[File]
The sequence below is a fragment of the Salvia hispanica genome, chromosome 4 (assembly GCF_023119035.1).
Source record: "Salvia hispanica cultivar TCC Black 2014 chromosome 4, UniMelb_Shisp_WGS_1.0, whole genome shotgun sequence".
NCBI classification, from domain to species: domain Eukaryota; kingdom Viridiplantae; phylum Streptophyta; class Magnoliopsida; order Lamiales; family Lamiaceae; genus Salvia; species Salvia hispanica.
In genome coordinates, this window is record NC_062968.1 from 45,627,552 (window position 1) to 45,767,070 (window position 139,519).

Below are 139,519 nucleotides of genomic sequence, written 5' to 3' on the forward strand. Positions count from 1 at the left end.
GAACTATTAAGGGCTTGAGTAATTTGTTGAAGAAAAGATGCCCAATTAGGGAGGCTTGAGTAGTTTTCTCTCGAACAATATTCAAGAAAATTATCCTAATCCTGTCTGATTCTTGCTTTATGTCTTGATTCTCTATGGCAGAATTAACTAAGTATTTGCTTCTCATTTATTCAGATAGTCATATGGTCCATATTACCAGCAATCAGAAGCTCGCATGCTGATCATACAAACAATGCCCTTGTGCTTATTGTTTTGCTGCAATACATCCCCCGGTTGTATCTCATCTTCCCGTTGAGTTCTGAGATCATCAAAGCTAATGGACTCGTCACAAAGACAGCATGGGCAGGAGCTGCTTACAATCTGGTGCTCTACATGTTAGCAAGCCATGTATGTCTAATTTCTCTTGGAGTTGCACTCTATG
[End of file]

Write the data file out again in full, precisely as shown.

The sequence below is a fragment of the Salvia hispanica genome, chromosome 4 (assembly GCF_023119035.1).
Source record: "Salvia hispanica cultivar TCC Black 2014 chromosome 4, UniMelb_Shisp_WGS_1.0, whole genome shotgun sequence".
NCBI classification, from domain to species: domain Eukaryota; kingdom Viridiplantae; phylum Streptophyta; class Magnoliopsida; order Lamiales; family Lamiaceae; genus Salvia; species Salvia hispanica.
In genome coordinates, this window is record NC_062968.1 from 45,627,552 (window position 1) to 45,767,070 (window position 139,519).

Below are 139,519 nucleotides of genomic sequence, written 5' to 3' on the forward strand. Positions count from 1 at the left end.
GAACTATTAAGGGCTTGAGTAATTTGTTGAAGAAAAGATGCCCAATTAGGGAGGCTTGAGTAGTTTTCTCTCGAACAATATTCAAGAAAATTATCCTAATCCTGTCTGATTCTTGCTTTATGTCTTGATTCTCTATGGCAGAATTAACTAAGTATTTGCTTCTCATTTATTCAGATAGTCATATGGTCCATATTACCAGCAATCAGAAGCTCGCATGCTGATCATACAAACAATGCCCTTGTGCTTATTGTTTTGCTGCAATACATCCCCCGGTTGTATCTCATCTTCCCGTTGAGTTCTGAGATCATCAAAGCTAATGGACTCGTCACAAAGACAGCATGGGCAGGAGCTGCTTACAATCTGGTGCTCTACATGTTAGCAAGCCATGTATGTCTAATTTCTCTTGGAGTTGCACTCTATG